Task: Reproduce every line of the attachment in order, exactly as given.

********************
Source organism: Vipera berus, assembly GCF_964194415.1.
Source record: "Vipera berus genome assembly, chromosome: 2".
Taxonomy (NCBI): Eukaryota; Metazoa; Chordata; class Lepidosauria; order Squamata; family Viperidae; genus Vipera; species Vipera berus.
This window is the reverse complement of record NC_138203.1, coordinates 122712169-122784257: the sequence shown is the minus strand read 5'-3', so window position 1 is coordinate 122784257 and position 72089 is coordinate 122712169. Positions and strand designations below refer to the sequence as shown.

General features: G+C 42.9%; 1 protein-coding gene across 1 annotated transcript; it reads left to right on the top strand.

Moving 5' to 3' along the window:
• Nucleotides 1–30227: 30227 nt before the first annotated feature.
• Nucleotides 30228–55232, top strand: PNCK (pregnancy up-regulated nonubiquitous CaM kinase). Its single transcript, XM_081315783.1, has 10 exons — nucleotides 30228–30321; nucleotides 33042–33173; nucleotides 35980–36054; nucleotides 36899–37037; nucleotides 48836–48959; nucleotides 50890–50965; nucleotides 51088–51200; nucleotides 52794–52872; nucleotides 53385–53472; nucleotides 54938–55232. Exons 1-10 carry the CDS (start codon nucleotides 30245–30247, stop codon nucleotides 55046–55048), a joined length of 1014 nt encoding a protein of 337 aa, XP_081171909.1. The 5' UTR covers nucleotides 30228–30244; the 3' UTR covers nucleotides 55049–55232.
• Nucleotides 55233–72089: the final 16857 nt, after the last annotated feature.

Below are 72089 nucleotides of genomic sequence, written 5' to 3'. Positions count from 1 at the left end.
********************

Source organism: Vipera berus, assembly GCF_964194415.1.
Source record: "Vipera berus genome assembly, chromosome: 2".
Taxonomy (NCBI): Eukaryota; Metazoa; Chordata; class Lepidosauria; order Squamata; family Viperidae; genus Vipera; species Vipera berus.
This window is the reverse complement of record NC_138203.1, coordinates 122712169-122784257: the sequence shown is the minus strand read 5'-3', so window position 1 is coordinate 122784257 and position 72089 is coordinate 122712169. Positions and strand designations below refer to the sequence as shown.

General features: G+C 42.9%; 1 protein-coding gene across 1 annotated transcript; it reads left to right on the top strand.

Moving 5' to 3' along the window:
• Nucleotides 1–30227: 30227 nt before the first annotated feature.
• Nucleotides 30228–55232, top strand: PNCK (pregnancy up-regulated nonubiquitous CaM kinase). Its single transcript, XM_081315783.1, has 10 exons — nucleotides 30228–30321; nucleotides 33042–33173; nucleotides 35980–36054; nucleotides 36899–37037; nucleotides 48836–48959; nucleotides 50890–50965; nucleotides 51088–51200; nucleotides 52794–52872; nucleotides 53385–53472; nucleotides 54938–55232. Exons 1-10 carry the CDS (start codon nucleotides 30245–30247, stop codon nucleotides 55046–55048), a joined length of 1014 nt encoding a protein of 337 aa, XP_081171909.1. The 5' UTR covers nucleotides 30228–30244; the 3' UTR covers nucleotides 55049–55232.
• Nucleotides 55233–72089: the final 16857 nt, after the last annotated feature.

Below are 72089 nucleotides of genomic sequence, written 5' to 3'. Positions count from 1 at the left end.